My latest work has been rooted firmly in the study of city architecture and the physical locale. Having lived in the suburbs, country, and city I have examined diverse architecture and have explored what constitutes a home. Why are certain people drawn to one location over another? I’ve chosen to represent my habitat of preference and also my longing to reside there. Perhaps it is the quality of line that defines each brick, cornice, cladding, and window pediment that magnetizes my eye. These unique forms fold over one another and remain endlessly fascinating. Inspecting, recording, and retaining these buildings helps bring me closer to the real New York.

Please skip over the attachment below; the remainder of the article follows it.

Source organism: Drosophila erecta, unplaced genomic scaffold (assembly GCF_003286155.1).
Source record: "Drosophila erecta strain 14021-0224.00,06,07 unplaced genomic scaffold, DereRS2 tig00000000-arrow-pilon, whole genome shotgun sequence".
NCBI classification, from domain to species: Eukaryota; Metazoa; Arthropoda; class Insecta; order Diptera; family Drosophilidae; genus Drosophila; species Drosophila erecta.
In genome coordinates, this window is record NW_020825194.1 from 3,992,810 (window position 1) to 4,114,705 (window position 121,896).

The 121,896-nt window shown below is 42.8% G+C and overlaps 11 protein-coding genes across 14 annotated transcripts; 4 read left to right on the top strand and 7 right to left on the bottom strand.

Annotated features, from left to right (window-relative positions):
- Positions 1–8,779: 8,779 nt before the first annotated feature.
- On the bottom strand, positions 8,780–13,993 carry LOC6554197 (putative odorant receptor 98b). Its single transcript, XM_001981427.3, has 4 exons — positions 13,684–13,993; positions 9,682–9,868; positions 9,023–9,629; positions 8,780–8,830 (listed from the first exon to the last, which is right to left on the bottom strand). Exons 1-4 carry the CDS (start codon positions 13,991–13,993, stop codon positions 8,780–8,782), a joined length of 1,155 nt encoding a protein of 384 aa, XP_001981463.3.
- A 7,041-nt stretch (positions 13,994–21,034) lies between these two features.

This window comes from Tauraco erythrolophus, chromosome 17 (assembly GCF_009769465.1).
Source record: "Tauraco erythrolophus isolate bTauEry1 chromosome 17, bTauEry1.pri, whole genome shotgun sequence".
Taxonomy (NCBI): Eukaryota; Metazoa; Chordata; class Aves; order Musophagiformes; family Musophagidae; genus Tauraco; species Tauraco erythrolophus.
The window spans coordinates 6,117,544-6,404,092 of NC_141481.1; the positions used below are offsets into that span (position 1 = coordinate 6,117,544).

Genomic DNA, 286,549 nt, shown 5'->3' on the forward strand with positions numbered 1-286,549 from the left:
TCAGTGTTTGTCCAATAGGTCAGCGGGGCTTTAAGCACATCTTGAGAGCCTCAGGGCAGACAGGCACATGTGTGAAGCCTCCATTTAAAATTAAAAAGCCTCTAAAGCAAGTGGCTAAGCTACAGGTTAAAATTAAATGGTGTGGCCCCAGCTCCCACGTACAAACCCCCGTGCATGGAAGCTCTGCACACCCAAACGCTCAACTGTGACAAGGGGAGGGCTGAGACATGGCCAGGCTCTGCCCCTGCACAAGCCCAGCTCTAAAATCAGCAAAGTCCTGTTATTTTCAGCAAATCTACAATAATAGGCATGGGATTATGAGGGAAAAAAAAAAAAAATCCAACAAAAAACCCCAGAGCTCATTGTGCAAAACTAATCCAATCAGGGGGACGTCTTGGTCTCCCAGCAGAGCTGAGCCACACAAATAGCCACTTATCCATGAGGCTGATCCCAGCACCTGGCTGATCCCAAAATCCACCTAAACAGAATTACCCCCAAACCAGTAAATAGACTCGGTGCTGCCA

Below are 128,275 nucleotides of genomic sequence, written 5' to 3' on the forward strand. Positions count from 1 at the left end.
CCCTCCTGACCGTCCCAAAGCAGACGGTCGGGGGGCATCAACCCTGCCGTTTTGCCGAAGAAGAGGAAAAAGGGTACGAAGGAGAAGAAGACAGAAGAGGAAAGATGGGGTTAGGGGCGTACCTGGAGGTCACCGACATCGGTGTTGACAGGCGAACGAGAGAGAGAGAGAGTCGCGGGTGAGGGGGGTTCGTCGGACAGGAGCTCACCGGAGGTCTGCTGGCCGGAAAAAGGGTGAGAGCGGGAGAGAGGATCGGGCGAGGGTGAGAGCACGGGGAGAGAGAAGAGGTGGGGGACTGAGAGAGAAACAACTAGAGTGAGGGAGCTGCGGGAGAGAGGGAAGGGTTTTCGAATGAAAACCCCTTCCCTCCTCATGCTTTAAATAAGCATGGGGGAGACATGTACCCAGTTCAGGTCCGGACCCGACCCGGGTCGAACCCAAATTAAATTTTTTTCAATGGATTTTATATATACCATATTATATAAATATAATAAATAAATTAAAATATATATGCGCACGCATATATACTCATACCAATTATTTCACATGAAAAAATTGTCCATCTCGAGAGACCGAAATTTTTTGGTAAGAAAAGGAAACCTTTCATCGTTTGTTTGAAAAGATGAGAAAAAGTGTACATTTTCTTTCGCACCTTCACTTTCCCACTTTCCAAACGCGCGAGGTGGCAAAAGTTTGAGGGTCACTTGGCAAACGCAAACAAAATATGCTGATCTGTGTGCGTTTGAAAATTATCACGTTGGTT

To discover and understand physical locales, I’ve decided to focus on the origin of a city, specifically that of New York, analyzing its progression beginning in the late eighteenth century. During this time, urban development crystallized which set the pattern for the city I admire today. This rudimentary community was divided into urban subunits allocated by ethnicity, race, religion, wealth, and occupations. Through a series of grid plans showing how areas were settled, divided, and concentrated, I was able to better understand how this embryonic community progressed to be one of the greatest cities in America.